The RCA Selectron -- The people of IBM

IBM logo
IBM logotype

IBM evaluated the Selectron for use as the memory in its type 701 Electronic Calculator. Ultimately, the decision was made that the main storage unit would be implemented with a Williams-Kilburn principle storage cathode ray tube system. The 706 Electrostatic Store was the main memory for the 701 and 702 computers. 701 logo

This type of CRT was the basis for the 701's official logo. (And no, there was no lithium involved -- the graphic of three orbital electrons was just the 1950's way of saying, "We're Modern!" and not a warning of, "Danger! Radioactive Alkali Metals Inside!")
The commonly accepted reasons for the decision not to use the Selectron was that the device itself was too complex, the price RCA set per device was too high for IBMs projections, it was a sole-sourced technology still not proved in field use, and the small storage capacity of 256-bits would require 288 SB256 Selectrons. RCA did (initially) supply the conventional 5-inch CRTs to IBM for the project. IBM began building its own CRTs in house because the performance from vendor supplied tubes was insufficient for both yield and lifetime. IBM has long held sufficient clout in the electronics industry to "force" compliance with their requirements. In circumstances where the external market will not -- or can not -- meet the needs, IBM would do it themselves.* Setting up in-house production of conventional CRTs is not a foolish task; Building Selectrons internal to IBM would have been a daunting and time consuming chore. This may have been the key point that ultimately swayed IBM away from using the proprietary RCA Selectron.

Meanwhile, Arthur L. Samuel was leading the development of tube and tube circuit development at IBM while also leading research into the applications of the newly invented transistor. IBM's Tube Laboratory in Poughkeepsie was housed in a building formerly used for pickle processing by the R. U. Delapenha Company, earning it the nickname The Pickle Factory.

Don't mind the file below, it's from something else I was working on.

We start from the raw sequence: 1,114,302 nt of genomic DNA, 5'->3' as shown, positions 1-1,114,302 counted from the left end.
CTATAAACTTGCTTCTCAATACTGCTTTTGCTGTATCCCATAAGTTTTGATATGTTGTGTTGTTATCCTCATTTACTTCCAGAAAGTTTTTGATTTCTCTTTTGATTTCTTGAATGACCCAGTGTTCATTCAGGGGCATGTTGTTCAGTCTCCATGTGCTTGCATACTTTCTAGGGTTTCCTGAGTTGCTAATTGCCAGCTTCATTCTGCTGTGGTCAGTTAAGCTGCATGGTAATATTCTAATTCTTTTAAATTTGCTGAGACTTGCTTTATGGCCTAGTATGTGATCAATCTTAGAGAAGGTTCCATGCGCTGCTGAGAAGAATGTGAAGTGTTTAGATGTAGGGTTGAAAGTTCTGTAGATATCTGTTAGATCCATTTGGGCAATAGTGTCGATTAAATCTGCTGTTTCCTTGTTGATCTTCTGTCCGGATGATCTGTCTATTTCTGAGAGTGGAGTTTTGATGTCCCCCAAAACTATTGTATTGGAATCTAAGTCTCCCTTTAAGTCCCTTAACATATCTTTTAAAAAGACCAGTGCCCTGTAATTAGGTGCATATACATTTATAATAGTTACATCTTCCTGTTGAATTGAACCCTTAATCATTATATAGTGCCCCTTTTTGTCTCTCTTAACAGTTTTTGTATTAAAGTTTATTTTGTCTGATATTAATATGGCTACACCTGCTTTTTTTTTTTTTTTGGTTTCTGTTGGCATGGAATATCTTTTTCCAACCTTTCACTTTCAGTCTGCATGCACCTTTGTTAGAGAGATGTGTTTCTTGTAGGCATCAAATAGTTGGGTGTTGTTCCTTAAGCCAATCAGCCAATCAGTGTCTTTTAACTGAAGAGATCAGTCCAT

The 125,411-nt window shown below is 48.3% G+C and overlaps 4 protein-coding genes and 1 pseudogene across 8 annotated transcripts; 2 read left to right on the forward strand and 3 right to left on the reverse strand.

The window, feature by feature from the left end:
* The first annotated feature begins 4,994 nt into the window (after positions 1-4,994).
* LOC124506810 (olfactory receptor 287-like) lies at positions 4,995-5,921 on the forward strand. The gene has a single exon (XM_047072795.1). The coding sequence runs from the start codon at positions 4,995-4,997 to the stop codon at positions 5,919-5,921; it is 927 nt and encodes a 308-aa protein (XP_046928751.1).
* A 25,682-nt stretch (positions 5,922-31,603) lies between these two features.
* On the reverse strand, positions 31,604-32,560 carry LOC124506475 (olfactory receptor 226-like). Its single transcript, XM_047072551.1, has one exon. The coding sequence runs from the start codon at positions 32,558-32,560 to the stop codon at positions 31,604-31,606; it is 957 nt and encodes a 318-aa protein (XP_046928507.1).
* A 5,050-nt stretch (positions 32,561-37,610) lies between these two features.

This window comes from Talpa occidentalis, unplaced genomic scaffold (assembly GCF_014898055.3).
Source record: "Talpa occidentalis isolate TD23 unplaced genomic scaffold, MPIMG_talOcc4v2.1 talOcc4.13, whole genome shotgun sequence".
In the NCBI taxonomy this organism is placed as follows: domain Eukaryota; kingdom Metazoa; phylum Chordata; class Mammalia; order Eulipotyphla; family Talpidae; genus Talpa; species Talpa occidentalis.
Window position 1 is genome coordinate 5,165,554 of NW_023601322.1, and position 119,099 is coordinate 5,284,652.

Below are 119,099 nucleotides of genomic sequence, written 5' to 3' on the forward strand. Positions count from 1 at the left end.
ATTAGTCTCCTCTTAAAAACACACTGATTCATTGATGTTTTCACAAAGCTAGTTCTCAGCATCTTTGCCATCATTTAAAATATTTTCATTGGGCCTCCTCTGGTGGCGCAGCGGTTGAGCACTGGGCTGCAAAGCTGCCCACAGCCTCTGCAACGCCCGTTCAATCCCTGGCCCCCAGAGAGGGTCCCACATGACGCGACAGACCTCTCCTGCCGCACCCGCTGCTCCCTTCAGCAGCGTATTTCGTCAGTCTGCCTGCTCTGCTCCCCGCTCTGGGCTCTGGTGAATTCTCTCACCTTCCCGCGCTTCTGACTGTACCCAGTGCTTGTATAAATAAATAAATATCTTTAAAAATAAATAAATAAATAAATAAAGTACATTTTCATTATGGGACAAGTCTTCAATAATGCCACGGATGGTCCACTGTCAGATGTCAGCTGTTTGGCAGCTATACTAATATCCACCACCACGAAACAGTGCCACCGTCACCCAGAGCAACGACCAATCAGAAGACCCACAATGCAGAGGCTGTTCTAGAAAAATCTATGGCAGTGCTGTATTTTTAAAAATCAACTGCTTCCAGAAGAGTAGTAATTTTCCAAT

By 1954, and the introduction of the type 704 computer, the electrostatic store had been replaced by magnetic core memories. Although the common attribution for the invention of the magnetic core memory goes to MIT's Jay Forrester , significant and simultaneous R & D contribution to the art was being performed at MIT by William Papian, by L. H. Thomas at Columbia University's Watson Lab, and by Harvard Computation Laboratory's An Wang...and RCA's Jan Rajchman -- the developer of the Selectron.

1952 brochure
1952 brochure ©Copyright IBM Corporation, All Rights Reserved

* This author has first hand knowledge of IBM's power in the marketplace: A major manufacturer of electronic test equipment was not being altogether compliant in designing a new oscilloscope with the features and performance requested by IBM. Eventually the IBM team suggested that it might be more effective and economical to simply build their own 'scopes internally. The oscilloscope manufacturer eventually "chose" to meet the needs and desires of Big Blue in the design of the new products. This family of instruments went on to become the most successful line of oscilloscopes ever sold in the electronics industry.

Name Gleaner -- This section is written to allow search engines to find the common variations of names such as one and two intitials both pre- and post-family name.
N Rochester Nathaniel Rochester N Naty Rochester
A L Samuel Arthur L Samuel A L
F Williams F C Williams Freddie Williams Frederick Sir Freddie Williams
T Kilburn T Kilburn Tom Kilburn
Jay Forrester Jay W Forrester
William Papian William
An Wang An
J C Logue J C
L H Thomas L H Llewellen Hilleth Thomas Llewellen Hilleth
D B Thompson D B
F A Weber F A
C Kneen Charles Kneen C